Loyalty isn’t something I’m really good at. I mean, I thought I was, but let’s face it, the only times I managed were when I was in a hell dimension or brainwashed, and what good is that?

Father and I had to trust each other completely back in Quortoth; we wouldn’t have survived otherwise. And just two days after leaving it, he had to watch me laughing and sparring with the man who ruined his life and took his family. And then lie to him. I knew it had been wrong, I knew that it had been a betrayal, that’s why I lied, but he saw through me; of course he did.

“I’ve seen his true face,” I said, feeling the shame burn in me.

“And I’ve seen yours,” he said, and that must have been when he decided to kill himself. Or have Justine do it. Because he couldn’t trust me, because I already had been disloyal.

Fred once asked me how I could do that to my father, but she meant Angel and sinking him to the bottom of the sea. Everybody seems to think that was the big betrayal, and not what had happened earlier, and I never understood that, because one was being true to the man who raised me and his cause, and the other was being Judas; that’s how he would have put it. Anyway, it sort of set the pattern it took me a while to figure out – that you can’t be loyal to one person without betraying another. Well, maybe you can, but I couldn’t.

*locked from everyone save Harry*

Still can’t, I guess. I can’t imagine making another choice than I have done in Ireland, I’d do it again, but it was still a betrayal, of him and all those people Angel and Darla killed throughout two centuries.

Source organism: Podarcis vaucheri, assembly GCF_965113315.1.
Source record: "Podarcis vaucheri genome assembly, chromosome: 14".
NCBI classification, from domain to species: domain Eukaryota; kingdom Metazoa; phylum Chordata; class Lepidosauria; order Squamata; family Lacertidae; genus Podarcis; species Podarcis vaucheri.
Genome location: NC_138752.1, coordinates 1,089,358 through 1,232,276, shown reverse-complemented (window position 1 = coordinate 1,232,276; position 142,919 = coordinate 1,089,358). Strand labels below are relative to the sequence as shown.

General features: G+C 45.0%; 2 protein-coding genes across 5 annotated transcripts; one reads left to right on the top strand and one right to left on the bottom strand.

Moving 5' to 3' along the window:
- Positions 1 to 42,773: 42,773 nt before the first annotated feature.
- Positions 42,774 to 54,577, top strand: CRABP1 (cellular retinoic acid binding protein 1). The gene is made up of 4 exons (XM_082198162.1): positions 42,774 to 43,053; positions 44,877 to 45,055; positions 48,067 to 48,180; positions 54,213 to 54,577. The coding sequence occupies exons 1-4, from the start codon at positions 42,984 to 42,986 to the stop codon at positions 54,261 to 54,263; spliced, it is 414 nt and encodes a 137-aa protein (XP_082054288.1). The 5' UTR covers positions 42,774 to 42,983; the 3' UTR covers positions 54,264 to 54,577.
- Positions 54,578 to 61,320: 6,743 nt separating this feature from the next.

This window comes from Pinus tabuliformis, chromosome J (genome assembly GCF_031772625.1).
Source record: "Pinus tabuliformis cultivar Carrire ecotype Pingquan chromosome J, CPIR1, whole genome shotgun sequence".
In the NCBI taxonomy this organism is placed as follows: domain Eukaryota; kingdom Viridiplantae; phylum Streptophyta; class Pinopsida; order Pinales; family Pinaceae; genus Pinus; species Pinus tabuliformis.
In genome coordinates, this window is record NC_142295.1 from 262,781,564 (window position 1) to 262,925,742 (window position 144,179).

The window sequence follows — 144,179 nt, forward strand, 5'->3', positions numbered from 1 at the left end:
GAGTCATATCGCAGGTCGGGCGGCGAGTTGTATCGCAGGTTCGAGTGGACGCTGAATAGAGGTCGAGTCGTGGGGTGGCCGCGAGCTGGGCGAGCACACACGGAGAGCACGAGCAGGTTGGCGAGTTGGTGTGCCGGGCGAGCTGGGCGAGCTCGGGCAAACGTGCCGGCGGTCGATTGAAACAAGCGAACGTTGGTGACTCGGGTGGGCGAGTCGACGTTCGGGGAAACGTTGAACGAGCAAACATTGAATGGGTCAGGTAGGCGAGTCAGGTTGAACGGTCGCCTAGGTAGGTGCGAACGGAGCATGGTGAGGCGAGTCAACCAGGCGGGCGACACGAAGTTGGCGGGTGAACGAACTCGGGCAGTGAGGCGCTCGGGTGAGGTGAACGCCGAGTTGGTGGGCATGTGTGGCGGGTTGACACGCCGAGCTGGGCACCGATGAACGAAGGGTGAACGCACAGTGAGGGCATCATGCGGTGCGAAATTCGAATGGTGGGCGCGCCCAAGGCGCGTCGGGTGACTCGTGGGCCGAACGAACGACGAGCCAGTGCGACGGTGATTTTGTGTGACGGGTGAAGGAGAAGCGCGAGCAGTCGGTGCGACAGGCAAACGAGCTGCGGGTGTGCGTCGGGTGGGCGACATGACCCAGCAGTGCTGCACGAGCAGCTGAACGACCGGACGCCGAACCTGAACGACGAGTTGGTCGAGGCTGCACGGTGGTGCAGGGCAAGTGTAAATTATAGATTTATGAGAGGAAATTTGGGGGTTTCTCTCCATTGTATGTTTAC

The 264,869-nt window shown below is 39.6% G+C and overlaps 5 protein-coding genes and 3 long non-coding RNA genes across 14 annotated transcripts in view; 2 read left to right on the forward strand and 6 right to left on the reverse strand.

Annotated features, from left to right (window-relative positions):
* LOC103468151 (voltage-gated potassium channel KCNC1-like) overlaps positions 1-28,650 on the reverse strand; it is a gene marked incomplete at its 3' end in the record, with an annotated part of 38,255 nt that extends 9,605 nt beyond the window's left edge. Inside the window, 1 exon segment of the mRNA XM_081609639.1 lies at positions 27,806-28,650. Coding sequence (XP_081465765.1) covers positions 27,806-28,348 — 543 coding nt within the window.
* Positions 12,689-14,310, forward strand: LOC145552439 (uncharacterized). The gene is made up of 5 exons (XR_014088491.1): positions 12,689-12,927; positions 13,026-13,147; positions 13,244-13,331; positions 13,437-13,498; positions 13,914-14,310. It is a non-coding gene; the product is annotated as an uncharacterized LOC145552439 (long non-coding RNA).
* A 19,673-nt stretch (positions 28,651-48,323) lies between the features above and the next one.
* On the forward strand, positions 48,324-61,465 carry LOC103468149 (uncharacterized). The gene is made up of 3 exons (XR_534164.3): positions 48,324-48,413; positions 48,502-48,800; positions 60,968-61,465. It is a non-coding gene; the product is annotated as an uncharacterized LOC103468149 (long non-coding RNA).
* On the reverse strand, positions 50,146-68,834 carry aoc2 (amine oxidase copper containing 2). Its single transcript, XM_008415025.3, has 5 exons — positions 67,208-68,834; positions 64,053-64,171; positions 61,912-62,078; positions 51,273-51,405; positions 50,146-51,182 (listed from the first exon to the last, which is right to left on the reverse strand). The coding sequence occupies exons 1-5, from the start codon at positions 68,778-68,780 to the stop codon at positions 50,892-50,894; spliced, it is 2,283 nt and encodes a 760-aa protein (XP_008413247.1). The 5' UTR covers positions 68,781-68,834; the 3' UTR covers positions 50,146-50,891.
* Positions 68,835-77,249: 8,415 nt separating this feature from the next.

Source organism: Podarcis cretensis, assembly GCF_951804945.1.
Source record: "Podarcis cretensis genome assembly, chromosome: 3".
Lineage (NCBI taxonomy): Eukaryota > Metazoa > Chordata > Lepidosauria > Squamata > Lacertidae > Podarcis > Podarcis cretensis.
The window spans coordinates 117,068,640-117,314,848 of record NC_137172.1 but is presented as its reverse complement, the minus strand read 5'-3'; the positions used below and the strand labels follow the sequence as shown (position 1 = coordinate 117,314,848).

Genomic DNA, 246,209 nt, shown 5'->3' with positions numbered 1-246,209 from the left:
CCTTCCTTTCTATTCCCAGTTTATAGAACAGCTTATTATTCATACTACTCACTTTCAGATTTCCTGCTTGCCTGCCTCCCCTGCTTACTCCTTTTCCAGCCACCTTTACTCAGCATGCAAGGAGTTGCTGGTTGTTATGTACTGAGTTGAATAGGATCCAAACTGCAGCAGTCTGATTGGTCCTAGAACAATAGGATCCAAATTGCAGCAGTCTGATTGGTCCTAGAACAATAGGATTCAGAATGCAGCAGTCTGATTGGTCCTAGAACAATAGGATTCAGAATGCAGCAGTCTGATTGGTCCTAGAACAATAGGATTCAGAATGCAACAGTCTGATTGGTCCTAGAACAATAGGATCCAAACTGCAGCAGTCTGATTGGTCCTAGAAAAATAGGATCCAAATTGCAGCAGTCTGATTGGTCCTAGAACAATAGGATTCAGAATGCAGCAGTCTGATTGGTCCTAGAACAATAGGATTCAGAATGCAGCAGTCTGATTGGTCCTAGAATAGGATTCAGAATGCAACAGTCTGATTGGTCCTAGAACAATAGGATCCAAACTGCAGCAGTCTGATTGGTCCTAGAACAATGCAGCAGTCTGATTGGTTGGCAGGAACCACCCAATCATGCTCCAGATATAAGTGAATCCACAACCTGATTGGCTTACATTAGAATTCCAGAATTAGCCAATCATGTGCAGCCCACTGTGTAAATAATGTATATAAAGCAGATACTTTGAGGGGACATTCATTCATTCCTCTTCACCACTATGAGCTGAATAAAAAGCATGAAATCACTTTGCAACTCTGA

It’s even true for Cordy and Jasmine. When I made my choice and condemned that girl to death, I told myself it was because I had to protect the baby and Cordelia, my family, that I was being loyal to them, even if that meant murder. I hadn’t thought that being loyal to Cordy and being loyal to our child could be two different things as well. I only realized when Jasmine had Cordy moved and didn’t want to tell me where to.

“Has it become necessary to explain my wishes to you?” she asked, and I said no, of course not, but that was when I realized, and that was when I betrayed Jasmine. Not when I killed her later – that was for her, like what Angel did was for me. But earlier. I loved Jasmine more than anyone, but I also loved Cordelia, and I had to find out what happened to her. If I had been truly loyal to Jasmine, I would have trusted her word, but I couldn’t, not anymore, and so I betrayed her, too.

Here’s something that took me even longer to figure out, though: loyalty and betrayal may be completely mixed up, but that doesn’t mean one is more true than the other. Angel was someone I betrayed pretty much from the start. Well, from three days after the start. I never understood why I should feel loyalty to him, just because he and Darla had brought me to life – that was just another reason to hate him.

But when my memories had come back, and he had stopped by for coffee and I knew he wouldn’t have done that if he didn’t think he’d survive, when I had my family I could love without guilt and my shiny new life, I still didn’t think twice about going after him, showing up at Wolfram and Hart to find out what the hell was going on. I wasn’t kidding myself. Going back there meant going back to who I had been as well. It meant that sooner or later, I wouldn’t be able to keep Mom and Dad and Mere away from that other world, not unless I kept them away from me. But he is my father. Or maybe he became my father at that moment, when I betrayed his gift and my other family by being loyal to him for the first time.


Mar. 3rd, 2006 09:22 pm
abetterlie: (Default)
My father was a good man. The first memory of him I have is him protecting me from three beasts who attacked us. I was in a sling on his back, and I smelled their blood and his and fire and smoke as he used a burning twig to drive them away at first, and then his knife, and the noises they made were ear-splitting, but I knew I'd be safe. He was my father. I think I must have been two or three years old; it's hard to say when anything happened in Quortoth, but I can't have been older, because by the time I was five, I would have had a knife of my own.